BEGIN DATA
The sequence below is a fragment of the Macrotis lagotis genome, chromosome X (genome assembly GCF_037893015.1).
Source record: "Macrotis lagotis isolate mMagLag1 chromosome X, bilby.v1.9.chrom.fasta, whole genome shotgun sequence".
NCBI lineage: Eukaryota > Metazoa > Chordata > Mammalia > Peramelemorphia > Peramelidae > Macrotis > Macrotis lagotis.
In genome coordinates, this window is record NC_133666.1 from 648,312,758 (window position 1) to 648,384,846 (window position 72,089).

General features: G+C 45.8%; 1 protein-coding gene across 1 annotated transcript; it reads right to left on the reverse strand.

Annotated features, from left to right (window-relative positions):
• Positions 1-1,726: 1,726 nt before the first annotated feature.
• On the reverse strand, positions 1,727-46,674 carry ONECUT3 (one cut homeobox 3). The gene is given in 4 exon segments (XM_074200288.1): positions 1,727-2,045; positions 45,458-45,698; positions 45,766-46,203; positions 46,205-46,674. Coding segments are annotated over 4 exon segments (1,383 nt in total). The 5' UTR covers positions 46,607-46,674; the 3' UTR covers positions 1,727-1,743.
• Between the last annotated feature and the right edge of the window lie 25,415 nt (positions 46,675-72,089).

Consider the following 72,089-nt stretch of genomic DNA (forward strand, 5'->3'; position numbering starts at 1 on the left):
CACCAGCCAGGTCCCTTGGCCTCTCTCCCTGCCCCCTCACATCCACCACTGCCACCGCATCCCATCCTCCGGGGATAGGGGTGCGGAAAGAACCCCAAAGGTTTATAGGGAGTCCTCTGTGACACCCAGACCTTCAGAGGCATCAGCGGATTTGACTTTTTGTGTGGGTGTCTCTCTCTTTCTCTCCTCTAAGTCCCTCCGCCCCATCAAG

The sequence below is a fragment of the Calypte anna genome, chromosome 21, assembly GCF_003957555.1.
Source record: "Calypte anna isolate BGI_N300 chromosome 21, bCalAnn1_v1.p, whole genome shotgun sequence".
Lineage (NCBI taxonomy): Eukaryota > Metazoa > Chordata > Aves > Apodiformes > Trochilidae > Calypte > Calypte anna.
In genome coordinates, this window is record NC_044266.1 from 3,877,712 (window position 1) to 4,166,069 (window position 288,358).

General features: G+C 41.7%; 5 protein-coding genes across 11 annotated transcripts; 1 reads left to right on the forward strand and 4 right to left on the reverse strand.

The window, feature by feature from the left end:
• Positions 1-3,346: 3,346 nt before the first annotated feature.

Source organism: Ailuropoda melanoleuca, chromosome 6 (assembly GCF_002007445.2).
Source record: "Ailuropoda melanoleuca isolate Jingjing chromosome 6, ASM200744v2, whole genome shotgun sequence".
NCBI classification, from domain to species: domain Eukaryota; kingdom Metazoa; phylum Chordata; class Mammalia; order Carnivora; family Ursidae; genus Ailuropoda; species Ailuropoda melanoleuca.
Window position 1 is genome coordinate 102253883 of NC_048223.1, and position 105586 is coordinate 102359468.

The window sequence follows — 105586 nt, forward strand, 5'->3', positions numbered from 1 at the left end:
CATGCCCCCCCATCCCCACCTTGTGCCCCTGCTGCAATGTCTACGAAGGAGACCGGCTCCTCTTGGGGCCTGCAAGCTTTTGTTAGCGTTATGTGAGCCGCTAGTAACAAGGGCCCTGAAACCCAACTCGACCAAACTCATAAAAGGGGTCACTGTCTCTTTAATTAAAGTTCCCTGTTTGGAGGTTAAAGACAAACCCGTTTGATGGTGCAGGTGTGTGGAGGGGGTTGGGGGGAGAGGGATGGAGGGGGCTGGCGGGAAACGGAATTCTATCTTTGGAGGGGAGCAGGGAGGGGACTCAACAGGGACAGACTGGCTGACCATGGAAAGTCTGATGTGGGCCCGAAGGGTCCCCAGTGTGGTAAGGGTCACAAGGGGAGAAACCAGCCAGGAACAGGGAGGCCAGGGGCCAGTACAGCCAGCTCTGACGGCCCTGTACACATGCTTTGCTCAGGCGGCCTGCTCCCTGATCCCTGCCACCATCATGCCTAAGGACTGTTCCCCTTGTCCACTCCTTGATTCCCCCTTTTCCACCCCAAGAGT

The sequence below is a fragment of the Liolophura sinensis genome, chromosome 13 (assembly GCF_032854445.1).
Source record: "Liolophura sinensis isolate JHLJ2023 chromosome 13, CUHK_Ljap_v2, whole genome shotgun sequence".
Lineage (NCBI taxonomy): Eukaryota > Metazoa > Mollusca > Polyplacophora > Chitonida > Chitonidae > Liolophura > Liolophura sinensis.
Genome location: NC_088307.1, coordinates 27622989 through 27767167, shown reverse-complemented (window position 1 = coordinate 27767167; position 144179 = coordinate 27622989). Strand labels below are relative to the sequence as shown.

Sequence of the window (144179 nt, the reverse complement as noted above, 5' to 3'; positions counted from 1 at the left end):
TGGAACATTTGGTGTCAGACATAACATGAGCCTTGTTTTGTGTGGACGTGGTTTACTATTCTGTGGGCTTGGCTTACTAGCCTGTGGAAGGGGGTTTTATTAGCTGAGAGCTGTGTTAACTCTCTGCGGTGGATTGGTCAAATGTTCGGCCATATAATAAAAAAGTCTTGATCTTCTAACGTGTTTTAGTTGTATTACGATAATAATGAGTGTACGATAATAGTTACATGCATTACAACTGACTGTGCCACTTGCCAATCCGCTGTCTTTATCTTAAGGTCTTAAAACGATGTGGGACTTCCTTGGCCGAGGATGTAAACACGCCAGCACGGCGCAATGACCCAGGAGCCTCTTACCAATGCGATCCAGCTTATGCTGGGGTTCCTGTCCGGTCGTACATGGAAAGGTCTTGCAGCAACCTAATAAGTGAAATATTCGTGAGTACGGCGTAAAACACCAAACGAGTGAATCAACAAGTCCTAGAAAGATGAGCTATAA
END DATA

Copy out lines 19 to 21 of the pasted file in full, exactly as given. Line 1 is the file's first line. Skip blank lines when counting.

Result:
Source organism: Ailuropoda melanoleuca, chromosome 6 (assembly GCF_002007445.2).
Source record: "Ailuropoda melanoleuca isolate Jingjing chromosome 6, ASM200744v2, whole genome shotgun sequence".
NCBI classification, from domain to species: domain Eukaryota; kingdom Metazoa; phylum Chordata; class Mammalia; order Carnivora; family Ursidae; genus Ailuropoda; species Ailuropoda melanoleuca.